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Seven-Hour Leg of Lamb With Anchovy and Garlic

A community recipe by

Not tested or verified by Nigella.com

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Introduction

Ok, Now SA suggests a 'Frenched' leg of lamb (shank removed) I admit, I don't bother because I love the shank as it's my treat;) Also the ideal casserole dish is an enamelled cast-iron ovenproof oval-shaped casserole that holds the meat snuggly with a tight fitting lid. I have only a round one, and use this without a hitch:) I just push that lamb in as best I can;) Also, if you don't like anchovies, or can't get good ones, you can either omit them and use your favourite herbs for lamb in it's place (tastes yummy this way, say rosemary, thyme or oregano), or you can rinse and/or soak the anchovies in milk before using. I made this once with some supermarket anchovies, and found them still rather 'fishy' tasting at the end, rather than mellow. It was still ok, but not my finest seven-hour lamb! Right, to the recipe: Seven-hour leg of lamb with anchovy and garlic "Once upon a time this dish was probably cooked in the cooling communal oven in a French village after all the bread had been baked. A relic of the past, one might think, but it fits perfectly into a modern lifestyle. After 20 minutes preparation the sealed pot can be put into the oven and then left completely untouched for 7 hours. At the end of cooking you will have a succulent and most beautifully perfumed piece of meat that slips from the bone at the first touch of a knife." Stephanie Alexander

Ok, Now SA suggests a 'Frenched' leg of lamb (shank removed) I admit, I don't bother because I love the shank as it's my treat;) Also the ideal casserole dish is an enamelled cast-iron ovenproof oval-shaped casserole that holds the meat snuggly with a tight fitting lid. I have only a round one, and use this without a hitch:) I just push that lamb in as best I can;) Also, if you don't like anchovies, or can't get good ones, you can either omit them and use your favourite herbs for lamb in it's place (tastes yummy this way, say rosemary, thyme or oregano), or you can rinse and/or soak the anchovies in milk before using. I made this once with some supermarket anchovies, and found them still rather 'fishy' tasting at the end, rather than mellow. It was still ok, but not my finest seven-hour lamb! Right, to the recipe: Seven-hour leg of lamb with anchovy and garlic "Once upon a time this dish was probably cooked in the cooling communal oven in a French village after all the bread had been baked. A relic of the past, one might think, but it fits perfectly into a modern lifestyle. After 20 minutes preparation the sealed pot can be put into the oven and then left completely untouched for 7 hours. At the end of cooking you will have a succulent and most beautifully perfumed piece of meat that slips from the bone at the first touch of a knife." Stephanie Alexander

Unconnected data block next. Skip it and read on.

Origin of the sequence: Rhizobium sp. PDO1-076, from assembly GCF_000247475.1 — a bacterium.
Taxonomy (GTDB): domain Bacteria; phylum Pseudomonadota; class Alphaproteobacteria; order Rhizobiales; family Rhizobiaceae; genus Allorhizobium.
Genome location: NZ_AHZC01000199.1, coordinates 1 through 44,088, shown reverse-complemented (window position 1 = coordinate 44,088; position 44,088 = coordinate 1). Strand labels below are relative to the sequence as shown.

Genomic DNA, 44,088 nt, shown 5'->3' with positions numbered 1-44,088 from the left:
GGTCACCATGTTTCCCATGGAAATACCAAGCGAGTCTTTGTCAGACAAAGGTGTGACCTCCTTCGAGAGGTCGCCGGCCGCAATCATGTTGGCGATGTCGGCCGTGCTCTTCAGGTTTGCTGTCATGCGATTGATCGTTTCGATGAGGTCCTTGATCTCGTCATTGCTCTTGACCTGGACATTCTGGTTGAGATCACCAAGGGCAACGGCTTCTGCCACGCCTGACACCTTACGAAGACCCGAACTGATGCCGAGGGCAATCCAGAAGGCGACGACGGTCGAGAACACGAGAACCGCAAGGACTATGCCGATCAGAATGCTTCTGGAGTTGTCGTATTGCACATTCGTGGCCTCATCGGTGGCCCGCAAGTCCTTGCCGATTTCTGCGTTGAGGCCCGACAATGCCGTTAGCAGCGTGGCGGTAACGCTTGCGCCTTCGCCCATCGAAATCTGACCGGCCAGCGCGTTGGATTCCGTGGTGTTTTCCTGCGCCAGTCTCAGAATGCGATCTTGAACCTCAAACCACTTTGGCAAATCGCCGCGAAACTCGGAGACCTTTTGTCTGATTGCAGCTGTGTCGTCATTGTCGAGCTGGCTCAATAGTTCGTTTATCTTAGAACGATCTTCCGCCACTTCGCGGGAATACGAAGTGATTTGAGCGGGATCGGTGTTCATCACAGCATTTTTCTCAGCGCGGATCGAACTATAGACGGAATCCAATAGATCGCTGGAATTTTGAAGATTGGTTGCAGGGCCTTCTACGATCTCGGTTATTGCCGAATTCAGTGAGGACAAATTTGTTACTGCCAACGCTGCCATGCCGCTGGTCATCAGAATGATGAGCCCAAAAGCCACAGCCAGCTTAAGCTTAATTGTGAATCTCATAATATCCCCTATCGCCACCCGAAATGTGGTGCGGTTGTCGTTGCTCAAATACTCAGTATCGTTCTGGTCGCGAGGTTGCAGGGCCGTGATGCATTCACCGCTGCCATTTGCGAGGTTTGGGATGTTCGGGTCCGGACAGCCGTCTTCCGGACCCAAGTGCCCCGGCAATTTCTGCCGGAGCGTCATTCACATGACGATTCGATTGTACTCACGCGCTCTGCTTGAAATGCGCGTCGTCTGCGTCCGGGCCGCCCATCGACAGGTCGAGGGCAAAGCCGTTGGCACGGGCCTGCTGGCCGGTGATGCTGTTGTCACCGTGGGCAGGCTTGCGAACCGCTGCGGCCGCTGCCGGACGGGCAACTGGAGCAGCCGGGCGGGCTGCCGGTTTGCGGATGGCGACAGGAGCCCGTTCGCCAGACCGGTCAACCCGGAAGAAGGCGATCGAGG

Ingredients

Serves: 4-6

Metric Cups
  • 4 anchovy fillets
  • 2 kilograms leg of lamb (Frenched)
  • 3 cloves garlic (large cloves)
  • black pepper (freshly ground)
  • salt
  • 1 tablespoon olive oil
  • 200 grams pork scratchings (with 5mm fat attached)
  • 2 bouquet garni (including a piece of celery)